From Beijing to Moscow, the Trans-Mongolian Railway is one of the greatest railways man has ever built. You’ve probably heard of the Trans-Siberian railway, or perhaps even the less popular Trans-Manchurian railway. These three routes are often collectively referred to as Trans-Siberian, but make no mistake, as they take different routes. The Trans-Mongolian railway follows the same route as the Trans-Siberian between Moscow and Ulan Ude, but then it branches off to Mongolia and China.
Here are some other things to know before you embark on your train journey!
1. The Trans-Mongolian is (arguably) the most interesting route
Don’t drag me for it, but I think the Trans-Mongolian railway is easily the most interesting of the three routes. That’s not to say that the Trans-Siberian and Trans-Manchurian are any less scenic. It’s just that with the Trans-Mongolian you get to see the Gobi Desert, and an opportunity to stop off in Mongolia along the way!
2. The Trans-Mongolian schedule
The weekly Trans-Mongolian train leaves Moscow for Beijing every Tuesday night. The 7,621 km journey takes 6 nights (that is, if you’re not getting off at all). This train crosses Siberia, cuts across Mongolia and the Gobi Desert, and then enters China. In the opposite direction, it leaves Beijing every Wednesday morning.
3. Train class
The trains are Chinese trains. It features 2-berth deluxe soft sleepers, 4-berth soft sleepers and 4-berth hard sleepers. Most Western travellers are content with the fairly comfortable and more economical 4-berth hard sleepers. They are essentially the equivalent of the 4-berth kupé on Russian trains. Most would argue that 4-berth soft sleepers are just slightly larger than the hard sleeper and virtually the same, thus not worth the extra money. However, if you have the extra budget, the 2-berth deluxe soft sleepers are definitely worth it. It features both upper and lower berths, an armchair in a corner, a small table and access to a washroom with shower that’s shared with the adjacent compartment.
4. What about food?
All trains on the Trans-Mongolian railway have a restaurant car. A Russian one whilst the train is in Russia, a Mongolian one in Mongolia and a Chinese one in China. You can also buy food from the small vendors on station platforms when the train stops. But don’t go away for too long, as the train only stops for a few minutes. All trains also provide unlimited boiling water from a tap at the end of each carriage, so remember to stock up on some instant coffee, cereal tea and cup noodles!
5. The best season to travel
Is there a “best” season for travelling on the Trans-Mongolian railway? The summer brings sunlight and warmth, but it also means mosquitos and more travellers. Winter offers a unique scenery and fewer people, but there is shorter daylight and temperatures can plunge to well below freezing. You’ll get to pack a lighter luggage in summer and do more activities like hiking, but winter means beautiful scenes like Lake Baikal completely frozen over. So which season is better for travelling on the Trans-Mongolian railway? You decide!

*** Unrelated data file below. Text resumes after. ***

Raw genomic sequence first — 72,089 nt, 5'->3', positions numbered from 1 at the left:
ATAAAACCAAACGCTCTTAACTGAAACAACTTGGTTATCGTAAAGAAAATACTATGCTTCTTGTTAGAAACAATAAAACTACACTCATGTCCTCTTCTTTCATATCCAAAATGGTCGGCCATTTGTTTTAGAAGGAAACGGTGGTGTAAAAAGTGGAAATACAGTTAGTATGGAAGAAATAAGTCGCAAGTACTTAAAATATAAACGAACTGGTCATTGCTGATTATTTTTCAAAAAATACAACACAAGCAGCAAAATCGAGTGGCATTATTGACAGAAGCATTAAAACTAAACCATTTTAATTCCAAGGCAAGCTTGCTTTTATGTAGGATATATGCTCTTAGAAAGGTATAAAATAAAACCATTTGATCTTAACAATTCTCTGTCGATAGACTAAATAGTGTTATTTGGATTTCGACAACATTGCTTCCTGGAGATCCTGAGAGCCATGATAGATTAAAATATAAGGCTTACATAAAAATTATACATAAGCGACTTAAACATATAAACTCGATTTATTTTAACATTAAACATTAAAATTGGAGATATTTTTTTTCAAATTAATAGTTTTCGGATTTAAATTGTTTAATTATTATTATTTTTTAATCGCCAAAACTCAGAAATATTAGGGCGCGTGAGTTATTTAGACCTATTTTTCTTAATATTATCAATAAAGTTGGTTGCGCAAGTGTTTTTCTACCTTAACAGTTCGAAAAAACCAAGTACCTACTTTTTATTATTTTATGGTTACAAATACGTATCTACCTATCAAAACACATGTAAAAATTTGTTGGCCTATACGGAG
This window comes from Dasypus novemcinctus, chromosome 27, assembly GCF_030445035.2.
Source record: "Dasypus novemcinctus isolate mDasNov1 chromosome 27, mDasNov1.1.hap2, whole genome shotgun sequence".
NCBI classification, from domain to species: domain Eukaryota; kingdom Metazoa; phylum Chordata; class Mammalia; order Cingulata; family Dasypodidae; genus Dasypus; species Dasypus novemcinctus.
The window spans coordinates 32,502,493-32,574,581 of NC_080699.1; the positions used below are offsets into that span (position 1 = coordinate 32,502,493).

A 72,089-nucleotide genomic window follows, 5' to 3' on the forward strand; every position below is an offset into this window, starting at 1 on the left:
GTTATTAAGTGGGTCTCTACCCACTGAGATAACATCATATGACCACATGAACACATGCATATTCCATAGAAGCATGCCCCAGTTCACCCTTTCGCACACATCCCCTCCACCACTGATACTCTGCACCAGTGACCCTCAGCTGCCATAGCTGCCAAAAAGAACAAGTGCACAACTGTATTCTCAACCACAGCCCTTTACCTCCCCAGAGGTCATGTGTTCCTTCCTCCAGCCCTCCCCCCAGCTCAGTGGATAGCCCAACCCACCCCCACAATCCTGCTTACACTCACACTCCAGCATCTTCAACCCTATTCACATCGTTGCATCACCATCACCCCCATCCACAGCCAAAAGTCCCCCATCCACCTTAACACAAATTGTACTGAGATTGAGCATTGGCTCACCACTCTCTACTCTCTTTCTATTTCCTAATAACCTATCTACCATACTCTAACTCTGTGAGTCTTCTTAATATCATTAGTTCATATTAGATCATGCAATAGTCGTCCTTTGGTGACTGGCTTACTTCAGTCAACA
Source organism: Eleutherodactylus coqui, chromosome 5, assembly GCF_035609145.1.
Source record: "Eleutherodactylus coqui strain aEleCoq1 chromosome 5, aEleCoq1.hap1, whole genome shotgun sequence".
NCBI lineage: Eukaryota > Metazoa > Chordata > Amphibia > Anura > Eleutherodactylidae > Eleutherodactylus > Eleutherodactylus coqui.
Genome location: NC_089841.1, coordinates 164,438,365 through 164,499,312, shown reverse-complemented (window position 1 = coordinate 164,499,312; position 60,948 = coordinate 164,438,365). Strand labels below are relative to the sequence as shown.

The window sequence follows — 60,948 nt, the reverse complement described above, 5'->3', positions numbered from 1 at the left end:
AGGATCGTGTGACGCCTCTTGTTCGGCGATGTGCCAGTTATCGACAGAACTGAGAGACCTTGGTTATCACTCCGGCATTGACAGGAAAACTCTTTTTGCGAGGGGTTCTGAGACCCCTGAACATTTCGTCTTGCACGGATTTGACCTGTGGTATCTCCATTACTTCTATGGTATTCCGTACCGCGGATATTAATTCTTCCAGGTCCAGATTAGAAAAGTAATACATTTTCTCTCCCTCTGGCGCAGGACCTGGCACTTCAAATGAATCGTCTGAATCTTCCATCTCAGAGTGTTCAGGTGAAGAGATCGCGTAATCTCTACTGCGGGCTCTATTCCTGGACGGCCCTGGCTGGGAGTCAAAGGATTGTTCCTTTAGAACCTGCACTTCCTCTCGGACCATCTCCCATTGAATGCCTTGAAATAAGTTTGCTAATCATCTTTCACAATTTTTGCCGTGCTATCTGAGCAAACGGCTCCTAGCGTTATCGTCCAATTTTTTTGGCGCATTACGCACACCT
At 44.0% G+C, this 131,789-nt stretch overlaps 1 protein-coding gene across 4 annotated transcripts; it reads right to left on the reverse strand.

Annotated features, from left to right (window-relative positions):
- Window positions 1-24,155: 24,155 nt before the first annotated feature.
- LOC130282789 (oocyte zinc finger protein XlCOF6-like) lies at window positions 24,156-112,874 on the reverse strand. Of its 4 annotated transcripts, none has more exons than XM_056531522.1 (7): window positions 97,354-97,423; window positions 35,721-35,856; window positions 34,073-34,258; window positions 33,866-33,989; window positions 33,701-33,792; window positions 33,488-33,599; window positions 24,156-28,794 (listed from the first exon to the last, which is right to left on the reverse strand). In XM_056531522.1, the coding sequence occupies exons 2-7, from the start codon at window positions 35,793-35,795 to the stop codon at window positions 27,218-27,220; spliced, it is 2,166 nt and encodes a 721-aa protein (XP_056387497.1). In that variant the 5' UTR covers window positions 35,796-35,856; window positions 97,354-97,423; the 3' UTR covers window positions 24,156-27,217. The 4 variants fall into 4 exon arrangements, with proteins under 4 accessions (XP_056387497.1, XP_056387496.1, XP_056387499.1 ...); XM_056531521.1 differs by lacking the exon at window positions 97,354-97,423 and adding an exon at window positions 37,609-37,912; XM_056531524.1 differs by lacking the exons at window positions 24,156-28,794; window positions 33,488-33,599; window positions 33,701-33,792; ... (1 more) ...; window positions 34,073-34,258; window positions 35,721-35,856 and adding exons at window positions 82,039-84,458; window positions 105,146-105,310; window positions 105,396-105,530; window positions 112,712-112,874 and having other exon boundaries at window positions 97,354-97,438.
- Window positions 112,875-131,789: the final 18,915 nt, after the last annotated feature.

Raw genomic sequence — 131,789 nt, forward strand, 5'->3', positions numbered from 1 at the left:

6. Plan your stops
We mentioned this briefly in our article about the Trans-Siberian railway, but likewise, the Trans-Mongolian railway is not a hop-on, hop-off journey. Making stops require deliberate planning. Train tickets have to be booked in advance (especially during the summer) and if you want to have some degree of control over your choice of train classes. A very important thing to note is also to have your visas in order! Make sure to check each country’s visa policy in advance, including transit visas.
7. There is a dress code
But not in the way you think! Comfortable clothes are a must. Once you get on the train, you’ll notice your fellow travellers immediately change into their “train attire” and put on slippers. Apart from the fact that it’s comfortable for the long ride ahead, us folks from this side of the world believe that the outside ground is “dirty”. The last thing we want is to “contaminate” our sleeping space with our “outside clothes”!
8. Train etiquette
Travelling on the train does come with its own set of etiquettes. For example, the lower bunks are usually converted to seats in the daytime. Never sit on someone’s bed with your “outside clothes”! If you’re having some food, politely offer some, and try not to say no if someone offers theirs. Remember you’re sharing a space, so try to keep your things neat and tidy!
9. Border crossings are the hardest part of the ride
Crossing from Russia to Mongolia can take over seven hours, involving long stops in isolated border villages and multiple inspections by border officials. Toilets are closed during the border crossings, which means you could go an entire day without some outside air, food, or a bathroom. Crossing from Mongolia to China is slightly less painful, but it also takes many hours. Mongolian and Chinese railroads have different track gauges, and all the wheels on the train must be changed.